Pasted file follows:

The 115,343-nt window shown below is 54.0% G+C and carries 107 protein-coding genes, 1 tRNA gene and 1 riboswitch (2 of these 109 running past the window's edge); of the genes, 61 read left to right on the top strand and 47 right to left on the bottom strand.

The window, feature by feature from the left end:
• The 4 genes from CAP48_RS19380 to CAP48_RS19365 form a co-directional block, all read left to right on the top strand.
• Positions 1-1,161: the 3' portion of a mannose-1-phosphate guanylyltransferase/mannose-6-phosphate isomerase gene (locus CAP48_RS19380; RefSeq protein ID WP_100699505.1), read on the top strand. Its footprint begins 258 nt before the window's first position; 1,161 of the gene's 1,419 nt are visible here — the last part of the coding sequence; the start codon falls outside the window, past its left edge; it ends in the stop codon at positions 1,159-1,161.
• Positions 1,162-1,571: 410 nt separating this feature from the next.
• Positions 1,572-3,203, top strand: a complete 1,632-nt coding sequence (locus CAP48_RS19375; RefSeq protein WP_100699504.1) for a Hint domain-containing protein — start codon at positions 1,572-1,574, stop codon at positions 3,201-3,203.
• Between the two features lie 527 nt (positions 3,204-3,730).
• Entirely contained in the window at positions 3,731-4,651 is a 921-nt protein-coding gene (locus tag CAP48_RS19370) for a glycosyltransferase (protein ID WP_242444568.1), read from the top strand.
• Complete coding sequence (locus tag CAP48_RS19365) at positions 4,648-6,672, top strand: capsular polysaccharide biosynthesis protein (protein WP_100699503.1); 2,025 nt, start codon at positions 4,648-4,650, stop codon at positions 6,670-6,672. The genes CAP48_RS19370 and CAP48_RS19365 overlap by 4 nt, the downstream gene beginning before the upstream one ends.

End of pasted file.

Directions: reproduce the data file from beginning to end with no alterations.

The 115,343-nt window shown below is 54.0% G+C and carries 107 protein-coding genes, 1 tRNA gene and 1 riboswitch (2 of these 109 running past the window's edge); of the genes, 61 read left to right on the top strand and 47 right to left on the bottom strand.

The window, feature by feature from the left end:
• The 4 genes from CAP48_RS19380 to CAP48_RS19365 form a co-directional block, all read left to right on the top strand.
• Positions 1-1,161: the 3' portion of a mannose-1-phosphate guanylyltransferase/mannose-6-phosphate isomerase gene (locus CAP48_RS19380; RefSeq protein ID WP_100699505.1), read on the top strand. Its footprint begins 258 nt before the window's first position; 1,161 of the gene's 1,419 nt are visible here — the last part of the coding sequence; the start codon falls outside the window, past its left edge; it ends in the stop codon at positions 1,159-1,161.
• Positions 1,162-1,571: 410 nt separating this feature from the next.
• Positions 1,572-3,203, top strand: a complete 1,632-nt coding sequence (locus CAP48_RS19375; RefSeq protein WP_100699504.1) for a Hint domain-containing protein — start codon at positions 1,572-1,574, stop codon at positions 3,201-3,203.
• Between the two features lie 527 nt (positions 3,204-3,730).
• Entirely contained in the window at positions 3,731-4,651 is a 921-nt protein-coding gene (locus tag CAP48_RS19370) for a glycosyltransferase (protein ID WP_242444568.1), read from the top strand.
• Complete coding sequence (locus tag CAP48_RS19365) at positions 4,648-6,672, top strand: capsular polysaccharide biosynthesis protein (protein WP_100699503.1); 2,025 nt, start codon at positions 4,648-4,650, stop codon at positions 6,670-6,672. The genes CAP48_RS19370 and CAP48_RS19365 overlap by 4 nt, the downstream gene beginning before the upstream one ends.